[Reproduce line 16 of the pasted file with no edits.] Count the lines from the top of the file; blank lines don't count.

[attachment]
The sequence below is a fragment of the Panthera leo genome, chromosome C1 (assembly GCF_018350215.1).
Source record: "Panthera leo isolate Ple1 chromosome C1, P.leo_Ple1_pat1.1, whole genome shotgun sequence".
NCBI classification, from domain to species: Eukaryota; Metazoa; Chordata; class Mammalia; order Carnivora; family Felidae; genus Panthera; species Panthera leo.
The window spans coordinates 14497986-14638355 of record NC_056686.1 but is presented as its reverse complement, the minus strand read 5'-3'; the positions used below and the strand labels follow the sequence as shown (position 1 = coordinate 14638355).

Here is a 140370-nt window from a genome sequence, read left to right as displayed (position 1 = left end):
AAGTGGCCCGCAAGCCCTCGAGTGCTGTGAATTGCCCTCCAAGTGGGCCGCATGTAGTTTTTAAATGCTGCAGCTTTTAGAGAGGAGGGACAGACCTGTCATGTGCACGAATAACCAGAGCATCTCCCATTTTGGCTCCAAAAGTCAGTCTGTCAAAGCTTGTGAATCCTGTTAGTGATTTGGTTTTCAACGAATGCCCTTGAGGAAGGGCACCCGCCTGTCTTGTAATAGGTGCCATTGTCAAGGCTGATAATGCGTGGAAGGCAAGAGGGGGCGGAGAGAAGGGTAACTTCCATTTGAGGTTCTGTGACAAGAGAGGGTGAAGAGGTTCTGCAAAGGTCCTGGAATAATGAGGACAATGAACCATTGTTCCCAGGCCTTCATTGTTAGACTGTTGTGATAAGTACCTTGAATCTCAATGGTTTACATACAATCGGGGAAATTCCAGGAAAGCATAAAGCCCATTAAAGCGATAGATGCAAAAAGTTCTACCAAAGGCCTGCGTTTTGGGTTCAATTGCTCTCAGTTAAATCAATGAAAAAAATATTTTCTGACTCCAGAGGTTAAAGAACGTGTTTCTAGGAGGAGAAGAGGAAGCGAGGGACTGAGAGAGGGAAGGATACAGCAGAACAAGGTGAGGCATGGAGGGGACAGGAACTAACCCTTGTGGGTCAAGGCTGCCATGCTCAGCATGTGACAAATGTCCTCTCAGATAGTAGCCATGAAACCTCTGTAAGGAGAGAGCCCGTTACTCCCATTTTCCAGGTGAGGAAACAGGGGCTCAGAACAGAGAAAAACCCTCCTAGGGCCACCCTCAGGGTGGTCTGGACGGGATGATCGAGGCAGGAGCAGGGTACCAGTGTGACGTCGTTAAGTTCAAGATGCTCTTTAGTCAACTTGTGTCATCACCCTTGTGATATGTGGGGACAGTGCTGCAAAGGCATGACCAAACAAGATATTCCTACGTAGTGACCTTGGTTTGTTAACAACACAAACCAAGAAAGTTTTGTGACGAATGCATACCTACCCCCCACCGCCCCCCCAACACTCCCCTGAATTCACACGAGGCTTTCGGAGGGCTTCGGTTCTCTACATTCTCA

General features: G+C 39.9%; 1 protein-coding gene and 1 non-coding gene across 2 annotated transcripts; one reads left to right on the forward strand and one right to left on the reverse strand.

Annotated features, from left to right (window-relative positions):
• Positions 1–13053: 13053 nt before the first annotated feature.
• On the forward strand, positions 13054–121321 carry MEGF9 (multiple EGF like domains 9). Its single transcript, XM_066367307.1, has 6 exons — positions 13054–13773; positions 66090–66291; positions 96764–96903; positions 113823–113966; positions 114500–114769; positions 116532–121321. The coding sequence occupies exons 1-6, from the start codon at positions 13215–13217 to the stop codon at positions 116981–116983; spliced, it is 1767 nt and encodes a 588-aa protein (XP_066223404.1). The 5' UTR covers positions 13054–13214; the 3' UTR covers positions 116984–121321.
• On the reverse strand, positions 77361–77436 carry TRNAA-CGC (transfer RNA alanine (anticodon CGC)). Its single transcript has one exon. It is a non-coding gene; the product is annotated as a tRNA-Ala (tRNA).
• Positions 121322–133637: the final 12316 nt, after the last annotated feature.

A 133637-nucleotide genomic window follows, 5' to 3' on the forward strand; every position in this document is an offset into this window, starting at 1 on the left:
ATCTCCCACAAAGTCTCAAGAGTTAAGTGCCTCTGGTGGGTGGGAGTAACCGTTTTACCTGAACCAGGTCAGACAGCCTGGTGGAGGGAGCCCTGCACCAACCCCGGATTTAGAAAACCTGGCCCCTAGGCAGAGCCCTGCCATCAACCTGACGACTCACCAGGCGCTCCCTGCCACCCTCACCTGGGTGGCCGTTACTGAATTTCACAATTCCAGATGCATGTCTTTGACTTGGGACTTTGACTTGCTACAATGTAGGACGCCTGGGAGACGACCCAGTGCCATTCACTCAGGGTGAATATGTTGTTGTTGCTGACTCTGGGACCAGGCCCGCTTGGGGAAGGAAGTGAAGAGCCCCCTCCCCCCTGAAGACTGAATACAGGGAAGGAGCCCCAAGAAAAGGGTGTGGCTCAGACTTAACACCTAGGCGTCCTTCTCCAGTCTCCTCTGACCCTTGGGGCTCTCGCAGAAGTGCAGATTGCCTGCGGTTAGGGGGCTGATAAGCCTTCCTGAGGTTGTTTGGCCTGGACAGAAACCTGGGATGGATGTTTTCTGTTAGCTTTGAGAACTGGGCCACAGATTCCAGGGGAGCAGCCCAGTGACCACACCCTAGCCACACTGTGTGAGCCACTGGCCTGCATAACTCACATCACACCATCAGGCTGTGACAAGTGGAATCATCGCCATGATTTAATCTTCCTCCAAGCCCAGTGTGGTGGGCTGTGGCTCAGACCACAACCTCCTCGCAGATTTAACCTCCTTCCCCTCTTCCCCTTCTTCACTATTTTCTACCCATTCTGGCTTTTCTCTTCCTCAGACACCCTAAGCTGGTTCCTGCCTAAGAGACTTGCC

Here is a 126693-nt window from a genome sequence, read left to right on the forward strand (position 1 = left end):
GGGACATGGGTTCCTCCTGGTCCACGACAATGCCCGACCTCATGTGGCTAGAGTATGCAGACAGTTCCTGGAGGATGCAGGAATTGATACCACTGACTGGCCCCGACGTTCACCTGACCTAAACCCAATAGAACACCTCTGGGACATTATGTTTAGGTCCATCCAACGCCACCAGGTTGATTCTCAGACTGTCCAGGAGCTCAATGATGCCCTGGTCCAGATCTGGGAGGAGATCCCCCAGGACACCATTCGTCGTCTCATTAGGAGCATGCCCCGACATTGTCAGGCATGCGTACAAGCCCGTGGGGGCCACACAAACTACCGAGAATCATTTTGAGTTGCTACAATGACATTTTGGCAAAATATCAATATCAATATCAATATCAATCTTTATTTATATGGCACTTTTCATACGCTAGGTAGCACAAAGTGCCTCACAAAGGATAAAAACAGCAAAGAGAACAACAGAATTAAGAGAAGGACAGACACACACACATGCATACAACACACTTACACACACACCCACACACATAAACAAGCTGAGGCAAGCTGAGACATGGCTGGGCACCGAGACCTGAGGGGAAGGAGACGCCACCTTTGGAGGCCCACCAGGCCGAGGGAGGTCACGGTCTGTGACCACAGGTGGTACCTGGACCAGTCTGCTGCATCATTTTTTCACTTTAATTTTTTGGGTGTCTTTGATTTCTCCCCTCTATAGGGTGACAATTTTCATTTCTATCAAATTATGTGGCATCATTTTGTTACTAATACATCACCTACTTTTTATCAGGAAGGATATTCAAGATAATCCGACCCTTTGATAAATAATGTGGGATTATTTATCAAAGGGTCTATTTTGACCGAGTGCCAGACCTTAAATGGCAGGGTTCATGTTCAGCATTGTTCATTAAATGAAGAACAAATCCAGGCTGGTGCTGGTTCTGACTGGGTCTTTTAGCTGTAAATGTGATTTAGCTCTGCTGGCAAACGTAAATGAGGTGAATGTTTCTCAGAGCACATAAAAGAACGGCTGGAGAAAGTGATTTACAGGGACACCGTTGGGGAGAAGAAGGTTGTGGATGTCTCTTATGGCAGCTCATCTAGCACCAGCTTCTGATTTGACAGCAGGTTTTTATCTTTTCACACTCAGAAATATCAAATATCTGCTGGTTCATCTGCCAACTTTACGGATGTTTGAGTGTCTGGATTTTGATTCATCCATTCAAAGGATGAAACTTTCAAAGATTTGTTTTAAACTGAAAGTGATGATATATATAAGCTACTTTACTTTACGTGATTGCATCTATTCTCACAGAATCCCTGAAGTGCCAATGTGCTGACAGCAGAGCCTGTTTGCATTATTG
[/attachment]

GGGACATGGGTTCCTCCTGGTCCACGACAATGCCCGACCTCATGTGGCTAGAGTATGCAGACAGTTCCTGGAGGATGCAGGAATTGATACCACTGACTGGCCCCGACGTTCACCTGACCTAAACCCAATAGAACACCTCTGGGACATTATGTTTAGGTCCATCCAACGCCACCAGGTTGATTCTCAGACTGTCCAGGAGCTCAATGATGCCCTGGTCCAGATCTGGGAGGAGATCCCCCAGGACACCATTCGTCGTCTCATTAGGAGCATGCCCCGACATTGTCAGGCATGCGTACAAGCCCGTGGGGGCCACACAAACTACCGAGAATCATTTTGAGTTGCTACAATGACATTTTGGCAAAATATCAATATCAATATCAATATCAATCTTTATTTATATGGCACTTTTCATACGCTAGGTAGCACAAAGTGCCTCACAAAGGATAAAAACAGCAAAGAGAACAACAGAATTAAGAGAAGGACAGACACACACACATGCATACAACACACTTACACACACACCCACACACATAAACAAGCTGAGGCAAGCTGAGACATGGCTGGGCACCGAGACCTGAGGGGAAGGAGACGCCACCTTTGGAGGCCCACCAGGCCGAGGGAGGTCACGGTCTGTGACCACAGGTGGTACCTGGACCAGTCTGCTGCATCATTTTTTCACTTTAATTTTTTGGGTGTCTTTGATTTCTCCCCTCTATAGGGTGACAATTTTCATTTCTATCAAATTATGTGGCATCATTTTGTTACTAATACATCACCTACTTTTTATCAGGAAGGATATTCAAGATAATCCGACCCTTTGATAAATAATGTGGGATTATTTATCAAAGGGTCTATTTTGACCGAGTGCCAGACCTTAAATGGCAGGGTTCATGTTCAGCATTGTTCATTAAATGAAGAACAAATCCAGGCTGGTGCTGGTTCTGACTGGGTCTTTTAGCTGTAAATGTGATTTAGCTCTGCTGGCAAACGTAAATGAGGTGAATGTTTCTCAGAGCACATAAAAGAACGGCTGGAGAAAGTGATTTACAGGGACACCGTTGGGGAGAAGAAGGTTGTGGATGTCTCTTATGGCAGCTCATCTAGCACCAGCTTCTGATTTGACAGCAGGTTTTTATCTTTTCACACTCAGAAATATCAAATATCTGCTGGTTCATCTGCCAACTTTACGGATGTTTGAGTGTCTGGATTTTGATTCATCCATTCAAAGGATGAAACTTTCAAAGATTTGTTTTAAACTGAAAGTGATGATATATATAAGCTACTTTACTTTACGTGATTGCATCTATTCTCACAGAATCCCTGAAGTGCCAATGTGCTGACAGCAGAGCCTGTTTGCATTATTG